In the past decade cosmology has undergone a renaissance, transforming from a data-starved science to a data-driven one. The COBE satellite and subsequent observations of the Cosmic Microwave Background (CMB) have begun to give us a detailed picture of the early Universe; telescopes have found galaxies at distances corresponding to the Universe at one-tenth of its present age; large-scale redshift surveys have begun to map out the structure of the nearby Universe. However, the size of these datasets threatens to leave cosmology data-swamped. Realizing our scientific goals will depend on meeting the qualitatively new computational challenges set by the quantitatively new data. The issues cosmologists will face in the analysis, synthesis and presentation of the data---including data compression and transmission, mass storage, data mining, parallel algorithms and scaling, inverse problems and regularization methods, and complex data visualization---are also at the forefront of current research in Computer Science and Statistics. The investigators and their colleagues will involve a focused collaboration between astrophysicists, statisticians and computer scientists that will revolutionize our use of computational tools, techniques and technologies to cope with the new challenges posed by these datasets. The needs of Cosmology will provide a practical spur to new developments in Computer Science and Statistics, enabling and informing new research both within astrophysics and more widely in other data-intensive disciplines. Research will be organized along four interlocking paths. First, they must be appropriate tools to analyze the individual datasets. Second, will be the synthesis and simulation of the datasets to formulate a coherent picture of the evolution of structure in the Universe. Finally, there must be access to the data and the products of the analysis, both to members of the collaboration, and the outside community.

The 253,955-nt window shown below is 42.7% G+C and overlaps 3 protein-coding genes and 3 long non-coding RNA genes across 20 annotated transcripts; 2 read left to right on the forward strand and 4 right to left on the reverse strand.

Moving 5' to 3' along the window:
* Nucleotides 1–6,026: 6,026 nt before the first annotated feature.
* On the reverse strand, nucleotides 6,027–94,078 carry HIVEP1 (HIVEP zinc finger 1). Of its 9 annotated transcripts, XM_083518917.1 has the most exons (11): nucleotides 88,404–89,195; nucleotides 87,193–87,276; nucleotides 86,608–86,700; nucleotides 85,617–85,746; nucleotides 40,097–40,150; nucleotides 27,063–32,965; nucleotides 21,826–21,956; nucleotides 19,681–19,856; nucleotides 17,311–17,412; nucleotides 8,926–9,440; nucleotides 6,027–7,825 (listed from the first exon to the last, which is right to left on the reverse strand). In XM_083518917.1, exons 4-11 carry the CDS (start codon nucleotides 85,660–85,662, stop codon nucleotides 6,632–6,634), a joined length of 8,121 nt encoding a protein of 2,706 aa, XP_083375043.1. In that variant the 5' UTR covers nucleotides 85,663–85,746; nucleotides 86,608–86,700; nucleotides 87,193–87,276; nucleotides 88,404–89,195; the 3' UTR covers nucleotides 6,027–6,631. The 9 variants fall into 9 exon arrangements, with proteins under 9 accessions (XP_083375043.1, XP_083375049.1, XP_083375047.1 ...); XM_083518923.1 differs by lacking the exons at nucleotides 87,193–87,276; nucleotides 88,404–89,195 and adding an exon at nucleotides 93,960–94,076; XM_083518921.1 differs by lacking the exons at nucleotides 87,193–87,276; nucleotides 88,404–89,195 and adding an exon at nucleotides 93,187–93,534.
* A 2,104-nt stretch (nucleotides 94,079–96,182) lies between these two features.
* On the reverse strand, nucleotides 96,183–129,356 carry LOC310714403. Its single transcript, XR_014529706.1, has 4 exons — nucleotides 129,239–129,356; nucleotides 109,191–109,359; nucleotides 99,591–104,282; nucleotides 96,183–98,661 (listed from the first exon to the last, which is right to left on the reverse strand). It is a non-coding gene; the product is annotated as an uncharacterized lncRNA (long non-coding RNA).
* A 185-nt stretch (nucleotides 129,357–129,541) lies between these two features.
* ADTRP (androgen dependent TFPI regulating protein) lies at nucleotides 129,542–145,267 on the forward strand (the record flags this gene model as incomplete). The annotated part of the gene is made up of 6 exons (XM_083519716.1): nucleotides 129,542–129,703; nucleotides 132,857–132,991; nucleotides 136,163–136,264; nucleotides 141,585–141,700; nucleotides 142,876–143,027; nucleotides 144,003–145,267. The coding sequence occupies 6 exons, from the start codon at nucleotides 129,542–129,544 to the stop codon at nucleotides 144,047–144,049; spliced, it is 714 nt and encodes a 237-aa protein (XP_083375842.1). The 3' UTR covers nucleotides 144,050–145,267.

Cosmology is the quest for the understanding of the Universe on the largest scales, and of the events that unfolded in the first moments after the Big Bang. Light that now makes up the Cosmic Microwave Background (or CMB) last interacted with matter in the Universe when it was about one hundred thousand years old (a small fraction of its age today of fifteen billion years); observing the CMB allows cosmologists to map out the Universe at these very early times. Somewhat closer to home, observing the distribution of galaxies lets them see the present state of the Universe. Only ten years ago, the amount of data involved in these studies was tiny. Advances in telescope and detector technology has allowed a manyfold increase in this data; this vast increase pushes the limits of our computational ability to analyze it. The investigators and their colleagues, at the forefront of astrophysics, computer science and statistics, will pool their resources and talents to develop tools to analyze and synthesize this vast amount of data. This will allow them to form a coherent and complete picture of the evolution of the Universe from the earliest times to the present day and--perhaps most importantly--far into the future.
The collaborators on this work come from various disciplines.